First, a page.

Wednesday, December 26, 2012

Meg Tilly Is Back In Bomb Girls

"Yes, I know I'm very lucky. Very lucky indeed."
Meg Tilly is on the line chatting about her dramatic and very successful return to acting after a 17-year lapse in the Global TV series Bomb Girls.
The first season was a huge hit both with viewers and the critics. And Tilly says her initial apprehension about getting back into the acting game quickly vanished.
"Actors had told me about bad experiences on other sets. But we're here to work and so far we all get along because with multiple stories there really is room for all."
The Oscar nominated (The Big Chill, Agnes Of God) Tilly says she realized something special was happening on the Toronto set almost from the first day.
"We're telling a specific story and it's true," is her explanation for the wide public acceptance.
I'd add the cast has no weak links and Canadians are eager to embrace a story set specifically in Canada. Most "Canadian" series are located in a strange universe that's neither Canadian nor American.
"At first there was talk about making the  whole thing rather non specific," Tilly reports. "I'm glad that option didn't happen. Viewers seem so pleasantly surprised this is a real Canadian series."
Younger viewers especially are picking up on details they never thought happened in Canada.
Tilley who lives on Vancouver Island says some people have been shocked by the racist attitudes of the day. When her character says she wants to move in the kitchen her boss says that would mean working with Chinese
"People are saying we've moved beyond those attitudes but have we? There was an outburst against Islamic Americans after 9/11 that shows it is still very much around."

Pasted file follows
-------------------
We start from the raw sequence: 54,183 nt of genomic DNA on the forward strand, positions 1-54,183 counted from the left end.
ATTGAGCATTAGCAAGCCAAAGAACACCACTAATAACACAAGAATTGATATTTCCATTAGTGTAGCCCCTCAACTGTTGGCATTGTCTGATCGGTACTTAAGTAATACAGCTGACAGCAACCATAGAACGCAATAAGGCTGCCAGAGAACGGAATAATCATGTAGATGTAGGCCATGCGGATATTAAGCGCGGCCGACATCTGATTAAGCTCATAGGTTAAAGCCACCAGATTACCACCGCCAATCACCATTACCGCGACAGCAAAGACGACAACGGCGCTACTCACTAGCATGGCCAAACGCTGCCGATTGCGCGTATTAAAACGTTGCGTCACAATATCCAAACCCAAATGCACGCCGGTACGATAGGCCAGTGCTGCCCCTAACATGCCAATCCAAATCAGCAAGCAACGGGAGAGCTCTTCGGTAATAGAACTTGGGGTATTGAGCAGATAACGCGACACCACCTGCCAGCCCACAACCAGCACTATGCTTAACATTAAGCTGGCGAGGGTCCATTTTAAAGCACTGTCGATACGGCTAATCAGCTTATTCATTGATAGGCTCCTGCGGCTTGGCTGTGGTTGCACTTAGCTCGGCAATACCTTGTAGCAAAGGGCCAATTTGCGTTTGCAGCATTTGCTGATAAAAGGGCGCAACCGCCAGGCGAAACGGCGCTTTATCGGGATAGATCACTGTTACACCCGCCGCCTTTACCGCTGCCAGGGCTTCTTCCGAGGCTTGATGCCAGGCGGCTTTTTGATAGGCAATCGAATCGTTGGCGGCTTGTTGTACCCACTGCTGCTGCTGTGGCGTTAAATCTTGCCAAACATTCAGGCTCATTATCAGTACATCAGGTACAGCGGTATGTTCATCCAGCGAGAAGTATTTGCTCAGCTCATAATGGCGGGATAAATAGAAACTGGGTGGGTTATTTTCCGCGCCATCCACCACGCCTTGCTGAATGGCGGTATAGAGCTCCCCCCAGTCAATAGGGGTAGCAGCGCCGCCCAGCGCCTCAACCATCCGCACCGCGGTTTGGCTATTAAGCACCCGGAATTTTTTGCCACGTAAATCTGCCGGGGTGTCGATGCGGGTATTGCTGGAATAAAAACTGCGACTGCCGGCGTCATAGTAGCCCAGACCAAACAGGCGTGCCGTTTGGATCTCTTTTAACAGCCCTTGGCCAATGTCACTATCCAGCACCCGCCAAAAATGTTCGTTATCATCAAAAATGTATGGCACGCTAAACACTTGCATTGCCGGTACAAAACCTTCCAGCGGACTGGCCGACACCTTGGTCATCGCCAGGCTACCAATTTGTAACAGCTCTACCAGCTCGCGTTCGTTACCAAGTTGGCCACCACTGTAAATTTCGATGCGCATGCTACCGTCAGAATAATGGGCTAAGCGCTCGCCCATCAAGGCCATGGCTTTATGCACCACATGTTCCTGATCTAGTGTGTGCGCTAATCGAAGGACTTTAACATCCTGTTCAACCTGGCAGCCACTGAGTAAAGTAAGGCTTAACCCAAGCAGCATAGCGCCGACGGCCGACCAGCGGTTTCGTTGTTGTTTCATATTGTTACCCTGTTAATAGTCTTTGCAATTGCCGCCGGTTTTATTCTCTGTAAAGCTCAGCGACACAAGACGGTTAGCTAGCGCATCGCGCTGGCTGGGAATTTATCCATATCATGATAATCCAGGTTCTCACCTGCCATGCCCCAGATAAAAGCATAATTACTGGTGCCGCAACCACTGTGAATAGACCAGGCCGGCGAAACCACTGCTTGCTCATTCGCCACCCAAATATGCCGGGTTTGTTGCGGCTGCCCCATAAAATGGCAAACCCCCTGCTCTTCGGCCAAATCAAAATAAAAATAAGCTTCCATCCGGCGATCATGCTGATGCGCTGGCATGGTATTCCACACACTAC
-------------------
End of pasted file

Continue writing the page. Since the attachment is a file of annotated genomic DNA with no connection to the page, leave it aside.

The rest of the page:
And female viewers note the way women are portrayed which is historically correct.
"For those brief years of World War II women were suddenly emancipated. They were doing men's work while the men went off to fight the war. Then at war's end the men came home to reclaim their jobs and the women moved out to the suburbs to become wives and mothers.
"My character Lorna Corbett is heading a munitions unit where women are making bombs to blast the enemy. It's highly dangerous. One false move and the explosive could go off. We do show one girl getting mangled because her hair got caught in the machinery.
"Lorna was seen by a lot of viewers as this very harsh woman. but she had to be strict. A lot was riding on this plant's ability to make bombs. She was doing a rob only men normally do. It was a rough time for her."
Tilly says with a laugh her three children were "all grown up and they had left the roost. I had time on my hands which I thought I could completely fill with writing. Couldn't. So when I was asked to do this I hesitated only a little bit. It just was the right time.
Tilly had already tested the waters with a dazzling turn in Victoria B.C. in a theatrical revival of Who's Afraid Of Virginia Woolf?
By the time she flew to Toronto she was ready for almost everything. To save expenses some scenes use block shooting --scenes are shot from one camera angle and then reshot from another.
Tilly has said writer Adrienne Mitchell's brilliant dialogue "won me over" This season the episode order has been doubled from six to 12 hours which Tilly thinks is just about enough.
She has a book coming out in spring and wants to do more theater. "And I want to do important things like hiking. That's what I said hiking."
This new season Rosie O'Donnell has been nabbed as a guest star. I'm honor bound not to give away plot details but Tilly shines in the first two new hours I've seen when she has to confront a personal crisis.
Tilly says "It's been extremely worthwhile. To be in a success. And be part of such a talented ensemble. Many of my scenes are with Peter Outerbridge who is so giving as my husband --he spends his spare moments working with the younger cast members.
"I klnow they say you can't come back to acting. That's what I was told. But I did it. And I'm so very glad."
MY RATING: ****.

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